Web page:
Does your home have a small hill or large field that receives relatively constant breezes? If this is the case, purchase or rent a device to measure the wind speed at those locations, and chart the numbers over the course of one year. You can also consult with a company that sells wind turbines to see if they can provide this service for you. A wind turbine will provide dependable power for your home if the wind speed at that location is strong enough and consistent.

Of all alternative energy sources, geothermal is the least dependent on location and terrain. Geothermal heating systems can be installed in almost any location, and they provide consistent power that greatly reduces or eliminates heating and cooling costs. Finally, as noted in the previous section, hydropower is solely dependent on whether you have a constant flow of running water on your property.

Your Home

If you already own a home, you can adapt it to run off alternative energy sources rather than on the grid. Your best option may be to combine several forms of alternative energy, such as using solar panels and a wind turbine, to provide sufficient power for your home and appliances on a 24-hour basis. Consult with an alternative energy professional to determine the power output you need and the best system configuration to achieve it.

A further consideration is whether you can perform any remodeling to improve your home’s energy efficiency. Upgrading insulation can reduce the amount of energy required to heat and cool your home. Utilizing energy-efficient appliances and light bulbs will also reduce your electricity needs, as will properly insulating your hot water heater. Reducing your electrical requirements may allow you to use a smaller energy array to provide power for your home.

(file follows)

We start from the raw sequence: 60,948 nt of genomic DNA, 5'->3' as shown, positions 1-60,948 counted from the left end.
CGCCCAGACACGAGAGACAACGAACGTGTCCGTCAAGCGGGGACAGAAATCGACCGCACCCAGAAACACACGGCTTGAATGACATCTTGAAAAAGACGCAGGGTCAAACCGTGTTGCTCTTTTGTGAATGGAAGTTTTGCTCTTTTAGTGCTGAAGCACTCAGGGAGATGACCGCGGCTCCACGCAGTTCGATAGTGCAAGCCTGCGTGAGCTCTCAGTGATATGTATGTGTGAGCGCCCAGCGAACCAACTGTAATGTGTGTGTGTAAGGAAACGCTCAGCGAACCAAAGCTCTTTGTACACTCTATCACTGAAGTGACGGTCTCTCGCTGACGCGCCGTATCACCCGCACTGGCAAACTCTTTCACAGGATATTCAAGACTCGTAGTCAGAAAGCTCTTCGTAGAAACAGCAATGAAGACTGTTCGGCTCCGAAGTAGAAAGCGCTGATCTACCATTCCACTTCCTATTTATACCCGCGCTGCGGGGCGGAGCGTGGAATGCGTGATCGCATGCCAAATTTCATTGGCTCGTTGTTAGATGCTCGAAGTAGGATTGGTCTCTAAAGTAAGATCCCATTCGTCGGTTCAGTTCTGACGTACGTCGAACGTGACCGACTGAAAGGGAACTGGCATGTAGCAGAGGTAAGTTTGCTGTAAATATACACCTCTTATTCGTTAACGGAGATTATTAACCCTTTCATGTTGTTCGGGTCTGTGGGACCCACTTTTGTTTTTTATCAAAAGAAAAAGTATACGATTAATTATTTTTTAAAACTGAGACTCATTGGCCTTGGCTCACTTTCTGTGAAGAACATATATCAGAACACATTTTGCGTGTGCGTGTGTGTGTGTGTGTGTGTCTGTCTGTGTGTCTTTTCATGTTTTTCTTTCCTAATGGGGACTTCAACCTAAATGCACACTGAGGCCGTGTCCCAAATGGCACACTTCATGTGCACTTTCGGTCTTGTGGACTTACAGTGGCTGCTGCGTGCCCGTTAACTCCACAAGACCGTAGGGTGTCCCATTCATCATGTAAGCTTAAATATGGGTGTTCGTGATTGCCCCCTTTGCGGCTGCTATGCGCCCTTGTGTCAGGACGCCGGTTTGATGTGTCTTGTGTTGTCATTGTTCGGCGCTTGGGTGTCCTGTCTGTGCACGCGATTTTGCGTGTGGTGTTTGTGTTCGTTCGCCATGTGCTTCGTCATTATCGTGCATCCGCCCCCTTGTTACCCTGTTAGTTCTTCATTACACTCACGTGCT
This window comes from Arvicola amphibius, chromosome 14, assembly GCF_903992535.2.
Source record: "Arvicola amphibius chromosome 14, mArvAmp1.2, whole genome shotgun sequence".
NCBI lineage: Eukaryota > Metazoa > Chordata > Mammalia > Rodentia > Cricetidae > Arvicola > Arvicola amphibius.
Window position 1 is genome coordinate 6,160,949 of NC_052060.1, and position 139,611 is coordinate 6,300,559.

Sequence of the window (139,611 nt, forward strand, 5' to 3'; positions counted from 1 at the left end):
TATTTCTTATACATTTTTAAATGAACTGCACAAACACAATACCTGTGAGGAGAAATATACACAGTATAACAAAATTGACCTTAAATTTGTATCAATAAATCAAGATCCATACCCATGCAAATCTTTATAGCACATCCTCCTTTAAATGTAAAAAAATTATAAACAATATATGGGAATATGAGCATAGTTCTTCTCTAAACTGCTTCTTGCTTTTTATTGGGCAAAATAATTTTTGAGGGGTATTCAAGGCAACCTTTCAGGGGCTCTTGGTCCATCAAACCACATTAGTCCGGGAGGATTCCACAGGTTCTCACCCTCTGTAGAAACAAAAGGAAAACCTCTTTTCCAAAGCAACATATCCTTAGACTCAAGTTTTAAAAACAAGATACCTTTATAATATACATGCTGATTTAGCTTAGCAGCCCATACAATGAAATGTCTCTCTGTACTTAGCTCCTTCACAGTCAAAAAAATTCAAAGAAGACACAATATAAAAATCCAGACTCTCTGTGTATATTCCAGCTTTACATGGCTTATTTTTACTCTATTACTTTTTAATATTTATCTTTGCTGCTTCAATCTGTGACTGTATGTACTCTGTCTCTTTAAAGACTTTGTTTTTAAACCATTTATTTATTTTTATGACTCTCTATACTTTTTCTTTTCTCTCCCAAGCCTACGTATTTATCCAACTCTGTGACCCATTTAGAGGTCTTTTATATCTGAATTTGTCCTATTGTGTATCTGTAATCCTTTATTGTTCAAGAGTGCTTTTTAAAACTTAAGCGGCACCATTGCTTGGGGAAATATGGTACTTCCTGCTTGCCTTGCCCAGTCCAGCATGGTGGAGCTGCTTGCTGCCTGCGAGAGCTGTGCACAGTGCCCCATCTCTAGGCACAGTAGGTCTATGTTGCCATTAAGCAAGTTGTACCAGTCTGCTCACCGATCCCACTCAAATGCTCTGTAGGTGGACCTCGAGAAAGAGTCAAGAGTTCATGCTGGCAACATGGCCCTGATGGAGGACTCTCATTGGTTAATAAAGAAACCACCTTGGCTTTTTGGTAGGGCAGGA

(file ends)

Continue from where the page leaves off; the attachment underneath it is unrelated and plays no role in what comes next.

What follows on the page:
If you are considering purchasing a house, investigate whether building a new home might best meet your need to get off the grid. A custom-built home can include alternative energy sources from the start and will not require retrofitting to improve energy efficiency. Newer construction materials and insulation will provide you with a sound structure that can maintain your preferred indoor temperature using less energy. Building your own home also allows you to determine the most suitable placement rather than accepting the shortcomings of a house not properly placed to take full advantage of solar power.

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6 comments

  1. Looking at removing an old satellite dish that came with our home that is of no use any longer, where is the best information on a win turbine so electric energy? What is the recommended hight for these wind turbines to be?
    Arlington TX

  2. There has got to be a way to build a wind turbine unit (for a single family home) on my own property—One that doesn’t cost a darn fortune? All the ones I have found (on line) are either super expensive–and/or very hard to understand (directions wise) for the regular- do it yourselfer- to build. What the heck?